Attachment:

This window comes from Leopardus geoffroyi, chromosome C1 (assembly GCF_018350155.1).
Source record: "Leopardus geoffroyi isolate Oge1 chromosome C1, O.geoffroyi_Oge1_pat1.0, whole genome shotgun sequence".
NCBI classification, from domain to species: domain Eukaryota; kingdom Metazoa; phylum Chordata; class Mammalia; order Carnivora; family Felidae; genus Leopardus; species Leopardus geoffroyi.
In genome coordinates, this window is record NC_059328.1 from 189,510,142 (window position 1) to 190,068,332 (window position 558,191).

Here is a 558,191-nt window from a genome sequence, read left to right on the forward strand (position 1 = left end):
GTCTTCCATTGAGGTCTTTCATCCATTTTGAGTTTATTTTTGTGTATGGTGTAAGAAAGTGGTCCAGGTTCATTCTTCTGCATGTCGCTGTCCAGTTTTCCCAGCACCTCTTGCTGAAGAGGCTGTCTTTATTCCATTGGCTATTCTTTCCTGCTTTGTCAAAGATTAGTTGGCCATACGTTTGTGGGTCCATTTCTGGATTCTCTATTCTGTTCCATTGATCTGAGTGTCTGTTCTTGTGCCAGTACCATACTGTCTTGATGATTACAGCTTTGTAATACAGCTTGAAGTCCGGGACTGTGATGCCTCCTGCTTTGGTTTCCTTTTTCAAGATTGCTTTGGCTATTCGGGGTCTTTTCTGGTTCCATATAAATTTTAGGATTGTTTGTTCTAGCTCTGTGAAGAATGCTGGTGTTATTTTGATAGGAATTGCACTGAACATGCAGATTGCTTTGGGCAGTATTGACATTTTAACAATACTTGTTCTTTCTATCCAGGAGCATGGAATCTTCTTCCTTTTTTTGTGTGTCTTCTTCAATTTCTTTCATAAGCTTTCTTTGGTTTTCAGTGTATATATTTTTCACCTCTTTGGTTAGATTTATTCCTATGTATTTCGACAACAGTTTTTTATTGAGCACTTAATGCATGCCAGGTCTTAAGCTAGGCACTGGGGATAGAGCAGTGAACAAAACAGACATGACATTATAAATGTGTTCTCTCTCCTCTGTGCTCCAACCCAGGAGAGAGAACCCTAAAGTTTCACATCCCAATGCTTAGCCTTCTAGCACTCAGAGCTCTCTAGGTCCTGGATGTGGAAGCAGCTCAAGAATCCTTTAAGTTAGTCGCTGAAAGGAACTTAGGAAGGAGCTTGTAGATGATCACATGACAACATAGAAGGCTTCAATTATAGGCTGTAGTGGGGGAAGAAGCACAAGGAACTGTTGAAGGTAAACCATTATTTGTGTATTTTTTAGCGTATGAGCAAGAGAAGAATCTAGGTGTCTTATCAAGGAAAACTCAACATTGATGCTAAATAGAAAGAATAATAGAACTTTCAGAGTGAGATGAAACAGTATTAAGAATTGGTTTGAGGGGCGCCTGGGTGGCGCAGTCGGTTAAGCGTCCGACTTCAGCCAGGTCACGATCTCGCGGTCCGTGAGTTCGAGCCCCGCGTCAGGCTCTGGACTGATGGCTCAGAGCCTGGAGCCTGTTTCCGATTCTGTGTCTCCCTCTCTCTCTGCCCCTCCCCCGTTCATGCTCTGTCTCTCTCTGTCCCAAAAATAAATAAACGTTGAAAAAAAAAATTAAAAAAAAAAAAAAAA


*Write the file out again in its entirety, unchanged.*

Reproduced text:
This window comes from Leopardus geoffroyi, chromosome C1 (assembly GCF_018350155.1).
Source record: "Leopardus geoffroyi isolate Oge1 chromosome C1, O.geoffroyi_Oge1_pat1.0, whole genome shotgun sequence".
NCBI classification, from domain to species: domain Eukaryota; kingdom Metazoa; phylum Chordata; class Mammalia; order Carnivora; family Felidae; genus Leopardus; species Leopardus geoffroyi.
In genome coordinates, this window is record NC_059328.1 from 189,510,142 (window position 1) to 190,068,332 (window position 558,191).

Here is a 558,191-nt window from a genome sequence, read left to right on the forward strand (position 1 = left end):
GTCTTCCATTGAGGTCTTTCATCCATTTTGAGTTTATTTTTGTGTATGGTGTAAGAAAGTGGTCCAGGTTCATTCTTCTGCATGTCGCTGTCCAGTTTTCCCAGCACCTCTTGCTGAAGAGGCTGTCTTTATTCCATTGGCTATTCTTTCCTGCTTTGTCAAAGATTAGTTGGCCATACGTTTGTGGGTCCATTTCTGGATTCTCTATTCTGTTCCATTGATCTGAGTGTCTGTTCTTGTGCCAGTACCATACTGTCTTGATGATTACAGCTTTGTAATACAGCTTGAAGTCCGGGACTGTGATGCCTCCTGCTTTGGTTTCCTTTTTCAAGATTGCTTTGGCTATTCGGGGTCTTTTCTGGTTCCATATAAATTTTAGGATTGTTTGTTCTAGCTCTGTGAAGAATGCTGGTGTTATTTTGATAGGAATTGCACTGAACATGCAGATTGCTTTGGGCAGTATTGACATTTTAACAATACTTGTTCTTTCTATCCAGGAGCATGGAATCTTCTTCCTTTTTTTGTGTGTCTTCTTCAATTTCTTTCATAAGCTTTCTTTGGTTTTCAGTGTATATATTTTTCACCTCTTTGGTTAGATTTATTCCTATGTATTTCGACAACAGTTTTTTATTGAGCACTTAATGCATGCCAGGTCTTAAGCTAGGCACTGGGGATAGAGCAGTGAACAAAACAGACATGACATTATAAATGTGTTCTCTCTCCTCTGTGCTCCAACCCAGGAGAGAGAACCCTAAAGTTTCACATCCCAATGCTTAGCCTTCTAGCACTCAGAGCTCTCTAGGTCCTGGATGTGGAAGCAGCTCAAGAATCCTTTAAGTTAGTCGCTGAAAGGAACTTAGGAAGGAGCTTGTAGATGATCACATGACAACATAGAAGGCTTCAATTATAGGCTGTAGTGGGGGAAGAAGCACAAGGAACTGTTGAAGGTAAACCATTATTTGTGTATTTTTTAGCGTATGAGCAAGAGAAGAATCTAGGTGTCTTATCAAGGAAAACTCAACATTGATGCTAAATAGAAAGAATAATAGAACTTTCAGAGTGAGATGAAACAGTATTAAGAATTGGTTTGAGGGGCGCCTGGGTGGCGCAGTCGGTTAAGCGTCCGACTTCAGCCAGGTCACGATCTCGCGGTCCGTGAGTTCGAGCCCCGCGTCAGGCTCTGGACTGATGGCTCAGAGCCTGGAGCCTGTTTCCGATTCTGTGTCTCCCTCTCTCTCTGCCCCTCCCCCGTTCATGCTCTGTCTCTCTCTGTCCCAAAAATAAATAAACGTTGAAAAAAAAAATTAAAAAAAAAAAAAAAA